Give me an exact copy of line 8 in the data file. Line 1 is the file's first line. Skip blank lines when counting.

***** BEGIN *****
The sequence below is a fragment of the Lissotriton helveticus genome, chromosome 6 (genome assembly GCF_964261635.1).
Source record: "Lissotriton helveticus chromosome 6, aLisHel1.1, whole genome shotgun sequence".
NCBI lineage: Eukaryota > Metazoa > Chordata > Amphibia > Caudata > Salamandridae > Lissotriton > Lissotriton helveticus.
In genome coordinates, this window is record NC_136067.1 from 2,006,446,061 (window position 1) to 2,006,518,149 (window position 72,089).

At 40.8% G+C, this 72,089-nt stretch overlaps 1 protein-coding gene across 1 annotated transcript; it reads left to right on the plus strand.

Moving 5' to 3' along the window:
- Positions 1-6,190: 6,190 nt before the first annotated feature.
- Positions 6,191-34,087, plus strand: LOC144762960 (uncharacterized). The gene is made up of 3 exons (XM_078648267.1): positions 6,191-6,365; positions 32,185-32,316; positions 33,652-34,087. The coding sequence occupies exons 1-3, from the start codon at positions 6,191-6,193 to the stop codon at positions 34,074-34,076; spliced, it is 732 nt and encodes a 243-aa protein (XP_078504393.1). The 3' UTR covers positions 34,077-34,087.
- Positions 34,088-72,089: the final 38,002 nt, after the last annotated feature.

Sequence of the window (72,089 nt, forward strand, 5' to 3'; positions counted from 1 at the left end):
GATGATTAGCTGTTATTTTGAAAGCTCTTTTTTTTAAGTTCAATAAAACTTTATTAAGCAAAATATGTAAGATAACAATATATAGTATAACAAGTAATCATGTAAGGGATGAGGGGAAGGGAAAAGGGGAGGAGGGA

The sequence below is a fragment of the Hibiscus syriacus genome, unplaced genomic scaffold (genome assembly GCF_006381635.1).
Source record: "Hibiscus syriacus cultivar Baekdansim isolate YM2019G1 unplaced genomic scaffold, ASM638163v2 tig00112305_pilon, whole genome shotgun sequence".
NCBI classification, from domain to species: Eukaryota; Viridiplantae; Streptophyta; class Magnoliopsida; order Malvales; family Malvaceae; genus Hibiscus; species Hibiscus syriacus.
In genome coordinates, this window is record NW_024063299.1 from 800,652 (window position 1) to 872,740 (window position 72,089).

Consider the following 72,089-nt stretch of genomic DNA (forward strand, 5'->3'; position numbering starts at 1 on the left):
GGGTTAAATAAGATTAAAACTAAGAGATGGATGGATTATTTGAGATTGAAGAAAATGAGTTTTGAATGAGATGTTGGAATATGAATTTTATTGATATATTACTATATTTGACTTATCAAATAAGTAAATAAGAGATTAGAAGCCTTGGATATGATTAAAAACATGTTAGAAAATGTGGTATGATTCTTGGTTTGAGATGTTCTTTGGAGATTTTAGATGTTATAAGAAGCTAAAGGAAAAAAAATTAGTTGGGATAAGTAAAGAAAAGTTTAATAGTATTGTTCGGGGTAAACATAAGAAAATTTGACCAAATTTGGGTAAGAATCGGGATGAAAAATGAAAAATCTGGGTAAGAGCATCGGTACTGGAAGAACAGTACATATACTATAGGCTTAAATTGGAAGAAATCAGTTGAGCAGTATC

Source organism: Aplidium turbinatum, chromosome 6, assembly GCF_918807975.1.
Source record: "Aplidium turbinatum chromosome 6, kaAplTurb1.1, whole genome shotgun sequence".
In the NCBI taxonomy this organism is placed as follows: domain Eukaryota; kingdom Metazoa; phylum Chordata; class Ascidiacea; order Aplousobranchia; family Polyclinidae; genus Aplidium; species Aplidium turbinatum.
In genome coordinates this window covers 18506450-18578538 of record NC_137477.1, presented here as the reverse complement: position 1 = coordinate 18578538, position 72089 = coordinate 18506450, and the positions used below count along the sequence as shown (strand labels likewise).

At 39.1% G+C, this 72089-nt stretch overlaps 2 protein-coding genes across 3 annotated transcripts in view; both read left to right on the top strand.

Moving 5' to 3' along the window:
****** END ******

- Positions 6,191-34,087, plus strand: LOC144762960 (uncharacterized). The gene is made up of 3 exons (XM_078648267.1): positions 6,191-6,365; positions 32,185-32,316; positions 33,652-34,087. The coding sequence occupies exons 1-3, from the start codon at positions 6,191-6,193 to the stop codon at positions 34,074-34,076; spliced, it is 732 nt and encodes a 243-aa protein (XP_078504393.1). The 3' UTR covers positions 34,077-34,087.